Biopolarity draws on extensive interviews with dozens of coral scientists and on my observations of the international coral reef symposium in Hawaii on June 2016 to document the oscillation of coral scientists between hope and despair in their imaginations of coral futures. At one extreme of the oscillation are catastrophic predictions of the death of corals by the mid-21st century. In this despondent narrative, corals are getting fried and nothing short of an abrupt (and unlikely) shift in how humans use fossil fuels will save them. The pessimistic trajectory of this swing of the pendulum comes replete with daunting maps, images, and algorithms, documented, for example, by the recent, highly reported and minutely recorded coral bleaching events in the northern Great Barrier Reef—whereby huge tracks of coral animal colonies have lost their symbiotic algae and are thereby embarking on a quick and whitened path toward death. On the other extreme are narratives of hope for coral futures to come. Under the hashtag #OceanOptimism, a prominent coral scientist has been documenting hopeful news about the oceans. “We don’t want people going into a catatonic state of sitting in the corner and moaning because all is lost,” another coral explained to me. My article contemplates the tensions between the despair and hope narratives and what they represent. I would offer that they go deeper than localized personal and professional disagreements, that they in fact signify the emerging break between conservation and what some refer to as the new environmentalism. While more traditional conservationists aspire to recreate ecosystems in light of their past histories, new environmentalists regard nature as a garden that can and must be tinkered with and intensely managed. Rather than viewing humans as “screwing it up,” as many traditional conservationists would have it, some see hope in human-nonhuman networks and collaborations and seek to foster such connections.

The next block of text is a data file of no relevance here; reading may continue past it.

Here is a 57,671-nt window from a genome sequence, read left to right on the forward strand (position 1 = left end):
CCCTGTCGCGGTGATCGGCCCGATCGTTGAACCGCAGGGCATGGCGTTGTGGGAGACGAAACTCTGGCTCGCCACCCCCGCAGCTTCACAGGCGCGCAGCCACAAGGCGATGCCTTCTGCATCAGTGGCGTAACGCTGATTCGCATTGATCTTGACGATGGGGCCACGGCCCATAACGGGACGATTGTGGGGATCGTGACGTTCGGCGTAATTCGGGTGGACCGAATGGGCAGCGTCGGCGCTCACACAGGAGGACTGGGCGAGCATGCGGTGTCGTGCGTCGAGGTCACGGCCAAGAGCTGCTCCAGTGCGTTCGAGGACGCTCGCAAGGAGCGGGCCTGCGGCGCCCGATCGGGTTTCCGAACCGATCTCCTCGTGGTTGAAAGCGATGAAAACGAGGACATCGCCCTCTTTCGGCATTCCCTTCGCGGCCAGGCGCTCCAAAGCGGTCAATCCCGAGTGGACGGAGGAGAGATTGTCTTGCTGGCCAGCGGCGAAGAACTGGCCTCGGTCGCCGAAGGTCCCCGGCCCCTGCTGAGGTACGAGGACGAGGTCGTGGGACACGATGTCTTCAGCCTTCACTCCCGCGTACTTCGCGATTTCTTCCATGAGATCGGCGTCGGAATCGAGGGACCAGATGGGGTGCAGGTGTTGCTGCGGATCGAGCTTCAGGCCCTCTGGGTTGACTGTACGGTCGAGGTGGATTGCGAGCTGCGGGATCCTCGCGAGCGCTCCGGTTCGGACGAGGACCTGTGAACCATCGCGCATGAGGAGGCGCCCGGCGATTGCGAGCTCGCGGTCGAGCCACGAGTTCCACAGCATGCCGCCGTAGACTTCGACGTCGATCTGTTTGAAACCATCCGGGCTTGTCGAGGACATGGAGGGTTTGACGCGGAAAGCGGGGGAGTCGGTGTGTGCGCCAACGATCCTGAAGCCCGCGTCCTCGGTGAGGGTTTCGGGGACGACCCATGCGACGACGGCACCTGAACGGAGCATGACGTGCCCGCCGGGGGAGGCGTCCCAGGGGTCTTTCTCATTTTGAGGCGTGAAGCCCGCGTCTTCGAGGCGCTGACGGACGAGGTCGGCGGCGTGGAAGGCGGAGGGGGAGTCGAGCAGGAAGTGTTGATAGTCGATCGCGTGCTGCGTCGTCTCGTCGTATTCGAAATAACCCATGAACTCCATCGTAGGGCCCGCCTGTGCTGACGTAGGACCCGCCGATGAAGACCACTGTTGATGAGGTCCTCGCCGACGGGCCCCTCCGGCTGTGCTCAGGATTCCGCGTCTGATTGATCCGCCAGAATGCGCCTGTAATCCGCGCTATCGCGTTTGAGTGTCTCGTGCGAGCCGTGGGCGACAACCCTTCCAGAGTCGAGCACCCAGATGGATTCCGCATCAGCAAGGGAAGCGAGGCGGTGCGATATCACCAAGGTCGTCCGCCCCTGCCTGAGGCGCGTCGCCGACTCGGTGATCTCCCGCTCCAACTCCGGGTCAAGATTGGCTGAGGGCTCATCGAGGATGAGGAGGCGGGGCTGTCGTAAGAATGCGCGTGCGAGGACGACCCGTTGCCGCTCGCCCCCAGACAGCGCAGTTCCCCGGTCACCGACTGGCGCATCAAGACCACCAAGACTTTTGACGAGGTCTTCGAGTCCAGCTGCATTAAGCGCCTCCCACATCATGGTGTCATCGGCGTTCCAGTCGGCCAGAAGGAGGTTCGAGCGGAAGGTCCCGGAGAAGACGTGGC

This is an Accepted Manuscript of an article published by Taylor & Francis in Anthropology Now on 12/09/2016, available online: https://www.tandfonline.com/doi/full/10.1080/19428200.2016.1242908.
Irus Braverman, Biopolarity: Coral Scientists Between Hope and Despair, Anthropology Now, Dec. 2016, at 26.